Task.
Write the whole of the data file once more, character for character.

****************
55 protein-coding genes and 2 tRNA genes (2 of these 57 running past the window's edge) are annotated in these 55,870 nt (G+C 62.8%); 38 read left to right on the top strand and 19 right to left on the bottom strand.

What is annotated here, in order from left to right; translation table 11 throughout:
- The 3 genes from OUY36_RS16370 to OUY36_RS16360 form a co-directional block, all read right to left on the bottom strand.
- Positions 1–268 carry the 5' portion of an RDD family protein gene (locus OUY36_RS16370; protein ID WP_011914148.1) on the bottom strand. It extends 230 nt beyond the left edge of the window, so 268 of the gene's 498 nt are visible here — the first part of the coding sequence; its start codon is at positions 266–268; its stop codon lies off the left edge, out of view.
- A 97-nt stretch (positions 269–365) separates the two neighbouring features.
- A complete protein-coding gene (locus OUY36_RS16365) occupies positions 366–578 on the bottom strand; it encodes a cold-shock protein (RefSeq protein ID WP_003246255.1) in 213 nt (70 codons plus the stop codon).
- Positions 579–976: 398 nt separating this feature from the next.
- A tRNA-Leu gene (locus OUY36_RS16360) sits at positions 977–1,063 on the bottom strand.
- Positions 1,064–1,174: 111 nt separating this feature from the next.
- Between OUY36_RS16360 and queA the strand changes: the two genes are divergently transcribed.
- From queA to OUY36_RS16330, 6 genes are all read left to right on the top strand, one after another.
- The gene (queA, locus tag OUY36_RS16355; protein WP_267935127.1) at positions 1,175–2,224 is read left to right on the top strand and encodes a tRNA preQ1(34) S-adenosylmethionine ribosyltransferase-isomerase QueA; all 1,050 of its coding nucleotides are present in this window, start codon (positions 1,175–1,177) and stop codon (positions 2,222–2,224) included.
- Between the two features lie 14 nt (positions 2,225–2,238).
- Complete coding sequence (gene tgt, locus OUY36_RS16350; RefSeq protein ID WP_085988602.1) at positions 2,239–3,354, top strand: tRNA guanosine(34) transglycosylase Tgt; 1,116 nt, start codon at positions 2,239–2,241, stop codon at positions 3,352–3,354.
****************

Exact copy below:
55 protein-coding genes and 2 tRNA genes (2 of these 57 running past the window's edge) are annotated in these 55,870 nt (G+C 62.8%); 38 read left to right on the top strand and 19 right to left on the bottom strand.

What is annotated here, in order from left to right; translation table 11 throughout:
- The 3 genes from OUY36_RS16370 to OUY36_RS16360 form a co-directional block, all read right to left on the bottom strand.
- Positions 1–268 carry the 5' portion of an RDD family protein gene (locus OUY36_RS16370; protein ID WP_011914148.1) on the bottom strand. It extends 230 nt beyond the left edge of the window, so 268 of the gene's 498 nt are visible here — the first part of the coding sequence; its start codon is at positions 266–268; its stop codon lies off the left edge, out of view.
- A 97-nt stretch (positions 269–365) separates the two neighbouring features.
- A complete protein-coding gene (locus OUY36_RS16365) occupies positions 366–578 on the bottom strand; it encodes a cold-shock protein (RefSeq protein ID WP_003246255.1) in 213 nt (70 codons plus the stop codon).
- Positions 579–976: 398 nt separating this feature from the next.
- A tRNA-Leu gene (locus OUY36_RS16360) sits at positions 977–1,063 on the bottom strand.
- Positions 1,064–1,174: 111 nt separating this feature from the next.
- Between OUY36_RS16360 and queA the strand changes: the two genes are divergently transcribed.
- From queA to OUY36_RS16330, 6 genes are all read left to right on the top strand, one after another.
- The gene (queA, locus tag OUY36_RS16355; protein WP_267935127.1) at positions 1,175–2,224 is read left to right on the top strand and encodes a tRNA preQ1(34) S-adenosylmethionine ribosyltransferase-isomerase QueA; all 1,050 of its coding nucleotides are present in this window, start codon (positions 1,175–1,177) and stop codon (positions 2,222–2,224) included.
- Between the two features lie 14 nt (positions 2,225–2,238).
- Complete coding sequence (gene tgt, locus OUY36_RS16350; RefSeq protein ID WP_085988602.1) at positions 2,239–3,354, top strand: tRNA guanosine(34) transglycosylase Tgt; 1,116 nt, start codon at positions 2,239–2,241, stop codon at positions 3,352–3,354.